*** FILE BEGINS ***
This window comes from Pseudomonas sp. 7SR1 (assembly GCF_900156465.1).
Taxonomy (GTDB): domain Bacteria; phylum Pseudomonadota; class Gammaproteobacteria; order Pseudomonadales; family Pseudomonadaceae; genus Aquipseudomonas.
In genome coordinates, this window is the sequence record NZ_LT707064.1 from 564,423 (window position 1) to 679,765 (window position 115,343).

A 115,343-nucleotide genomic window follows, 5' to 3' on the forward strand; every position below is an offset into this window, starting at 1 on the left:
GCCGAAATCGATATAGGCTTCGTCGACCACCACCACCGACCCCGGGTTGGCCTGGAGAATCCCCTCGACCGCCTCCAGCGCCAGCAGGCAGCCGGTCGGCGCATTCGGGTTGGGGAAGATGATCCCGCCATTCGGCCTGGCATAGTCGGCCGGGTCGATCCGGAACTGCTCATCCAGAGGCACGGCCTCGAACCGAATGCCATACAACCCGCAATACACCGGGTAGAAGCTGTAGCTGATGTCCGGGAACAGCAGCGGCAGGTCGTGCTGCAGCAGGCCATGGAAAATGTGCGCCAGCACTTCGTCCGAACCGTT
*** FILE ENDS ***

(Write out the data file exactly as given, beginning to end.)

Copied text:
This window comes from Pseudomonas sp. 7SR1 (assembly GCF_900156465.1).
Taxonomy (GTDB): domain Bacteria; phylum Pseudomonadota; class Gammaproteobacteria; order Pseudomonadales; family Pseudomonadaceae; genus Aquipseudomonas.
In genome coordinates, this window is the sequence record NZ_LT707064.1 from 564,423 (window position 1) to 679,765 (window position 115,343).

A 115,343-nucleotide genomic window follows, 5' to 3' on the forward strand; every position below is an offset into this window, starting at 1 on the left:
GCCGAAATCGATATAGGCTTCGTCGACCACCACCACCGACCCCGGGTTGGCCTGGAGAATCCCCTCGACCGCCTCCAGCGCCAGCAGGCAGCCGGTCGGCGCATTCGGGTTGGGGAAGATGATCCCGCCATTCGGCCTGGCATAGTCGGCCGGGTCGATCCGGAACTGCTCATCCAGAGGCACGGCCTCGAACCGAATGCCATACAACCCGCAATACACCGGGTAGAAGCTGTAGCTGATGTCCGGGAACAGCAGCGGCAGGTCGTGCTGCAGCAGGCCATGGAAAATGTGCGCCAGCACTTCGTCCGAACCGTT